Hard knocks in the classroom
Hugh Donnelly, Glasgow, caught the mood when he said: "Inclusion means we have to cope with a wide range of difficulties, but I do believe we are failing to address the needs of the disaffected and that is undermining the chances of other pupils."
Mr Donnelly described one secondary school in the west of Scotland where pupils treated teachers with contempt "because they know nothing will happen to them". The result was that teachers were working with intolerable stress levels.
Olwen McGarvey, Renfrewshire, who teaches in a unit for children with social, emotional and behavioural difficulties, warned that authorities across Scotland were abusing the notion of mainstreaming. Five weeks before her school was due to close, a nine-year-old child had attacked her and knocked her to the ground; attacked a non-teaching member of staff, cracking her rib; and attacked a promoted member of staff, bruising her mouth.
"This child has been disruptive since nursery but was only referred to a special school a few months ago," she said.
Ian McCrone, Renfrewshire, described the case of a nursery pupil who, when finally persuaded to climb down from sitting on top of the television, had fractured the elbow of a nursery nurse. A secondary pupil had barged past a female teacher and then accused her of sexual assault.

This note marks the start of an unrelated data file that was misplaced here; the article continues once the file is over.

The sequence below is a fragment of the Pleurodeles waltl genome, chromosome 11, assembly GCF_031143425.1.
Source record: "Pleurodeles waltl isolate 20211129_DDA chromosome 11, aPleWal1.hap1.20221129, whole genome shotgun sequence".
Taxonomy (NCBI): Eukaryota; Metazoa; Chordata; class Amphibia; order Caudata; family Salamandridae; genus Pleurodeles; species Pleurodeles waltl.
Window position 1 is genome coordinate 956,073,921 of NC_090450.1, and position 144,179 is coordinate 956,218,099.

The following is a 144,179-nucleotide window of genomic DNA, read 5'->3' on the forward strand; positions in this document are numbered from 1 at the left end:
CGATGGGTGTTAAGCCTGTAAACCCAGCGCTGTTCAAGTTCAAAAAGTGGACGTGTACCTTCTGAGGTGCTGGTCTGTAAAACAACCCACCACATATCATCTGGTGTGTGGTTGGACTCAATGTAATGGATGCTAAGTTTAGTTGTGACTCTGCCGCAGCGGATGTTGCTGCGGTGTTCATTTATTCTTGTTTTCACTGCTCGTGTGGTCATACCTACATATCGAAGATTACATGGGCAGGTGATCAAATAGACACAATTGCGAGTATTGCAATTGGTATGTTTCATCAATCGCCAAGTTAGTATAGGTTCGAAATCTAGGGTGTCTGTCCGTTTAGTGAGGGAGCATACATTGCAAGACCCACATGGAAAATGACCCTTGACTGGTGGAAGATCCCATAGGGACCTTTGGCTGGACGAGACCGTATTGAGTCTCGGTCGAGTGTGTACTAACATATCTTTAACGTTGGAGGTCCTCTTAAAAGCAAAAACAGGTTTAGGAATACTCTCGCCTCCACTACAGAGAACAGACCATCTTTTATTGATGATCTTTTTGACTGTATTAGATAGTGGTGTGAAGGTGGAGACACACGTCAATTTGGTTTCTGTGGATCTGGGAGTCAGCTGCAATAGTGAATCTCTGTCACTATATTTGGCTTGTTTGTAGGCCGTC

Bob Dow, Glasgow, said that his 12-year-old niece had been offered a pound;5 bag of marijuana on her way to school in North Lanarkshire. There was, Mr Dow said, a cannabis culture in schools that led to major discipline problems.
A survey of teachers in a Glasgow secondary found that 96 per cent of pupils had lessons disrupted because other pupils had not come properly equipped; 82 per cent of lessons were disrupted by mobile phones; 88 per cent of classes were disrupted by pupils eating or drinking; 96 per cent of lessons were disrupted by pupils refusing to follow instructions; 84 per cent of teachers said there was a problem every time they took a class; 86 per cent said lessons were disrupted by pupils calling out; and 85 per cent of lessons were disrupted by talking.
"We need to nail down the amount of disruption that teachers from nursery through to secondary are experiencing," Mr Dow said.